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Revista Brasileira de Zoologia

Print version ISSN 0101-8175

Rev. Bras. Zool. vol.22 no.3 Curitiba July/Sept. 2005 

Description of the last instar larva of Trypoxylon (Trypargilum) albitarse Fabricius (Hymenoptera, Crabronidae) from Brazil


Descrição da larva de último estágio de Trypoxylon (Trypargilum) albitarse Fabricius (Hymenoptera, Crabronidae) do Brasil



Sandor C. Buys

Departamento de Entomologia, Museu Nacional, Universidade Federal do Rio de Janeiro. Quinta da Boa Vista, São Cristóvão, 20940-040 Rio de Janeiro, Rio de Janeiro, Brasil. E-mail:




The last instar larva of Trypoxylon (Trypargilum) albitarse Fabricius, 1804 is described and illustrated, based on one specimen collected in southeastern Brazil. This larva can be distinguished from other described larvae of the subgenus Trypargilum Richards, 1934 for the following combination of features: integument of the body with spines; labrum and epipharynx with sensillae; medio-apical and latero-basal portions of the epipharynx devoid of spines.

Key words: Immature, morphology, taxonomy, wasp.


A larva de último estádio de Trypoxylon (Trypargilum) albitarse Fabricius, 1804 é descrita e ilustrada, com base em um exemplar coletado do sudeste do Brasil. Esta larva pode ser distinta de outras larvas do subgênero Trypargilum Richards, 1934 descritas pela seguinte combinação de caracteres: tegumento do corpo com espinhos; labro e epifaringe com sensilas; porções medio-apical e latero-basal da epifarge sem espinhos.

Palavras chaves: Imaturo, morfologia, taxonomia, vespa.



Larval morphology of only a few species of the large genus Trypoxylon Latreille, 1796 is known (WILLIAMS 1919, SOIKA 1934, MARÉCHAL 1936, EVANS 1957, 1959, YOSHIMOTO 1964, IIDA 1969, ASÍS et al. 1994, BUYS 2003). This genus is usually split into two subgenera, Trypoxylon and Trypargilum Richards, 1934. Larvae of the following species and subspecies of the subgenus Trypargilum have been described: T. californicum Saussure, 1867 (EVANS 1957, as T. arizonense Fox, 1891); T. clavatum Say, 1837 (EVANS 1957, 1959); T. clavatum johannis Richards, 1934 (EVANS 1957, 1959, in both as T. johannis); T. collinum Smith, 1856 (EVANS 1959); T. collinum rubrocinctum Packard, 1867 (EVANS 1957, 1959, in both as T. rubro-cinctum); T. lactitarse Saussure, 1867 (EVANS 1957, 1959, in both as T. striatum Provancher, 1888); T. politum Say, 1837 (EVANS 1957, 1959); T. spinosum Cameron, 1889 (EVANS 1957); T. texense Saussure, 1887 (EVANS 1959); T. tridentatum Packard, 1867 (EVANS 1957, 1959).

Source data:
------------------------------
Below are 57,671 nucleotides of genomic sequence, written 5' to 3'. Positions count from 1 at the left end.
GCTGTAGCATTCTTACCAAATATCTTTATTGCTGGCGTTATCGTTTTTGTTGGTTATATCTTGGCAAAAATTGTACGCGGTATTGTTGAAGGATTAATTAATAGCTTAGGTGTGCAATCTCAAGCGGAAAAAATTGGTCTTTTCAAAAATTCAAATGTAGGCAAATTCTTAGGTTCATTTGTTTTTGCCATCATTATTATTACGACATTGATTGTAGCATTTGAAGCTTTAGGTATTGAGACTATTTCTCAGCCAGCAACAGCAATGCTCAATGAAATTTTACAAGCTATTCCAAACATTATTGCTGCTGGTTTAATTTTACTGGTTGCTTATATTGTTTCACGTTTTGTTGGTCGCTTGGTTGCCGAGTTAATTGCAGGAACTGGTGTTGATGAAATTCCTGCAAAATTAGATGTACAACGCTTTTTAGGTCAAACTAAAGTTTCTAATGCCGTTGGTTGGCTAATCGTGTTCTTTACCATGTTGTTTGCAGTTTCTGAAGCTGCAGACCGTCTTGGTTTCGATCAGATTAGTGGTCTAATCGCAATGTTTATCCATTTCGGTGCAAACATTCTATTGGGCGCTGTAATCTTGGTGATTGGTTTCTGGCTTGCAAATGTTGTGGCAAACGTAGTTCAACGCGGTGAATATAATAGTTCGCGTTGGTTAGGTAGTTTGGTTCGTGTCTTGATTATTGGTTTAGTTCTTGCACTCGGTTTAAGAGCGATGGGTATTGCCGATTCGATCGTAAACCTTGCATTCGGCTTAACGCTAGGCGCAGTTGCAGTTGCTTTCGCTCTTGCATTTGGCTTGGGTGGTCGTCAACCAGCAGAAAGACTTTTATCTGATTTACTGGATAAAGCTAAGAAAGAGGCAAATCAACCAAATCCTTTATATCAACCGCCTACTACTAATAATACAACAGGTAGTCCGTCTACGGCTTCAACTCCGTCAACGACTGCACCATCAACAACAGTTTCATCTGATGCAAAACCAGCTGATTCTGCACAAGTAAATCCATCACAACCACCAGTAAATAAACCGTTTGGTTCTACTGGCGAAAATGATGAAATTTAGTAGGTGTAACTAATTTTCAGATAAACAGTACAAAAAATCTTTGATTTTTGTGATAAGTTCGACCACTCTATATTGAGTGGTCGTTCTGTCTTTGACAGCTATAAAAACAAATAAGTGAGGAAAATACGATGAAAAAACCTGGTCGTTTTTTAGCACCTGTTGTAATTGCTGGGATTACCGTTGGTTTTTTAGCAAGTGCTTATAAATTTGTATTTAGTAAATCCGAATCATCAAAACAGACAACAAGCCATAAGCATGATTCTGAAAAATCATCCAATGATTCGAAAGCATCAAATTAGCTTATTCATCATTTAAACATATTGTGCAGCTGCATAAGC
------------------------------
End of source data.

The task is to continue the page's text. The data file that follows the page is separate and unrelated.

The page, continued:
Trypoxylon (Trypargilum) albitarse Fabricius, 1804 is widely distributed in South America (AMARANTE 2002) and it is conspicuous in southeastern Brazil. Herein the last instar larva of this species is described and illustrated.



The techniques follow in general lines EVANS & LIN (1956). The head and the entire body of the larva were separately heated in KOH (10%) for about 15 minutes to eliminate the soft tissues. The head and the mouthparts were mounted in slides with glycerine. The number of punctures and setae on the genal areas on the left side of the head and of the right side of the head was put in the description separated by a slash. The palpi, galeae, and setae were measured at the base. The examined material and associated adults are deposited in the Museu de Zoologia da Universidade de São Paulo (MZUSP), São Paulo State, Brazil.



Last instar larva (Figs 1-6)



Body: White. Length 1.7 cm; width 0.5 cm. Intersegmental lines distinct. Pleural lobes developed, rounded, isolated, smaller on segments TII and TIII, absent on segment AX. Spines on integument with 7-15 µm long and 2-5 µm wide, different kinds of spines not distinguished. Integument with two kinds of setae without a detectable regular pattern of distribution: small setae with 6-12 µm long and about 2 µm wide; large setae with 37-68 µm and 2-5 µm wide. Spiracles with 120-150 µm in diameter; not noticeably sculptured. Anus ventral.

Head capsule: Height about 1.7 mm; width about 1.8 mm. Coronal suture indistinct. Parietal bands unpigmented. Antennal orbits pigmented; 65 µm wide and 55 µm in height, with three sensilla distributed in a straight line. Antennal and frontal concavities lightly pigmented. Cephalic rugosity (small convexities on the integument of the coronal area of the head) weakly developed. Coronal area without punctures; with four setae (about 45 µm long and 5 µm wide). Frontal area with five setae (37-50 µµm long and 3-5 µm wide). Genal areas with about 40/38 punctures (5-9 µm in diameter); without setae. Clypeal area with about 10 setae (55-60 µm long and 5 µm wide) and 12 punctures (about 8 µm in diameter). Setae on the head without a detectable regular pattern of distribution. Pleurostoma partially pigmented, especially in the points of articulations with the mandibles; anterior tentorial arms unpigmented; hypostoma pigmented.